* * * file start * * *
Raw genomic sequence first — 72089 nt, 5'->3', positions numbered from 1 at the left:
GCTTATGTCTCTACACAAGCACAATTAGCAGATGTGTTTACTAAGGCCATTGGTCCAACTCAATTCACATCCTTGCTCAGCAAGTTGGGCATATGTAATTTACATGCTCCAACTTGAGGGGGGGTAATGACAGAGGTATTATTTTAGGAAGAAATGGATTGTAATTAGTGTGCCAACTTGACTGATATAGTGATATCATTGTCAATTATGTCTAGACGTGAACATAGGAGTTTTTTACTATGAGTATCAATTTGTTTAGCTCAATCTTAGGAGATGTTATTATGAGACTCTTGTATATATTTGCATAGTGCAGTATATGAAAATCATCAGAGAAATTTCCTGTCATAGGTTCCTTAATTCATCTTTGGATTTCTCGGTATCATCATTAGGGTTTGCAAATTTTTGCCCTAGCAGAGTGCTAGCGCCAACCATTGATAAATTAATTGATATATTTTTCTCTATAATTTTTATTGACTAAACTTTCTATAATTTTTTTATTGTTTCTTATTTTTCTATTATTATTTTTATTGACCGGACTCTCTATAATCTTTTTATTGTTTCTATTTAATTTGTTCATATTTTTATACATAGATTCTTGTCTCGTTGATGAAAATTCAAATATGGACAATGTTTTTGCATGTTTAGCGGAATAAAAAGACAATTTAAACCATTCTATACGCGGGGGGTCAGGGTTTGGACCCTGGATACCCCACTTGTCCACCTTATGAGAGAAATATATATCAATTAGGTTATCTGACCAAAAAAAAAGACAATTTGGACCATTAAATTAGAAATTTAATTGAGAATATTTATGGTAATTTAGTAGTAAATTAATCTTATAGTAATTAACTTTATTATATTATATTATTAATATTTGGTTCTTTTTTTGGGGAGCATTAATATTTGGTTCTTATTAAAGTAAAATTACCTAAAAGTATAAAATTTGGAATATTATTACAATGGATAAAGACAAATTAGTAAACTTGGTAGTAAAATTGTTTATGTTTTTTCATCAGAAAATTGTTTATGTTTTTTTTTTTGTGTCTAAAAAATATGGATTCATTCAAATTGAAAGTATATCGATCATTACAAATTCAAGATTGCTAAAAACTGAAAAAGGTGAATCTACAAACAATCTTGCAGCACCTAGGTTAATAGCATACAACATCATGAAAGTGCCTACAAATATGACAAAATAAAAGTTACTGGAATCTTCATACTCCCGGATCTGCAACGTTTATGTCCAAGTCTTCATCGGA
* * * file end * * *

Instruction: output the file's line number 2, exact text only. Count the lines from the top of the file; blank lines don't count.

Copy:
GCTTATGTCTCTACACAAGCACAATTAGCAGATGTGTTTACTAAGGCCATTGGTCCAACTCAATTCACATCCTTGCTCAGCAAGTTGGGCATATGTAATTTACATGCTCCAACTTGAGGGGGGGTAATGACAGAGGTATTATTTTAGGAAGAAATGGATTGTAATTAGTGTGCCAACTTGACTGATATAGTGATATCATTGTCAATTATGTCTAGACGTGAACATAGGAGTTTTTTACTATGAGTATCAATTTGTTTAGCTCAATCTTAGGAGATGTTATTATGAGACTCTTGTATATATTTGCATAGTGCAGTATATGAAAATCATCAGAGAAATTTCCTGTCATAGGTTCCTTAATTCATCTTTGGATTTCTCGGTATCATCATTAGGGTTTGCAAATTTTTGCCCTAGCAGAGTGCTAGCGCCAACCATTGATAAATTAATTGATATATTTTTCTCTATAATTTTTATTGACTAAACTTTCTATAATTTTTTTATTGTTTCTTATTTTTCTATTATTATTTTTATTGACCGGACTCTCTATAATCTTTTTATTGTTTCTATTTAATTTGTTCATATTTTTATACATAGATTCTTGTCTCGTTGATGAAAATTCAAATATGGACAATGTTTTTGCATGTTTAGCGGAATAAAAAGACAATTTAAACCATTCTATACGCGGGGGGTCAGGGTTTGGACCCTGGATACCCCACTTGTCCACCTTATGAGAGAAATATATATCAATTAGGTTATCTGACCAAAAAAAAAGACAATTTGGACCATTAAATTAGAAATTTAATTGAGAATATTTATGGTAATTTAGTAGTAAATTAATCTTATAGTAATTAACTTTATTATATTATATTATTAATATTTGGTTCTTTTTTTGGGGAGCATTAATATTTGGTTCTTATTAAAGTAAAATTACCTAAAAGTATAAAATTTGGAATATTATTACAATGGATAAAGACAAATTAGTAAACTTGGTAGTAAAATTGTTTATGTTTTTTCATCAGAAAATTGTTTATGTTTTTTTTTTTGTGTCTAAAAAATATGGATTCATTCAAATTGAAAGTATATCGATCATTACAAATTCAAGATTGCTAAAAACTGAAAAAGGTGAATCTACAAACAATCTTGCAGCACCTAGGTTAATAGCATACAACATCATGAAAGTGCCTACAAATATGACAAAATAAAAGTTACTGGAATCTTCATACTCCCGGATCTGCAACGTTTATGTCCAAGTCTTCATCGGA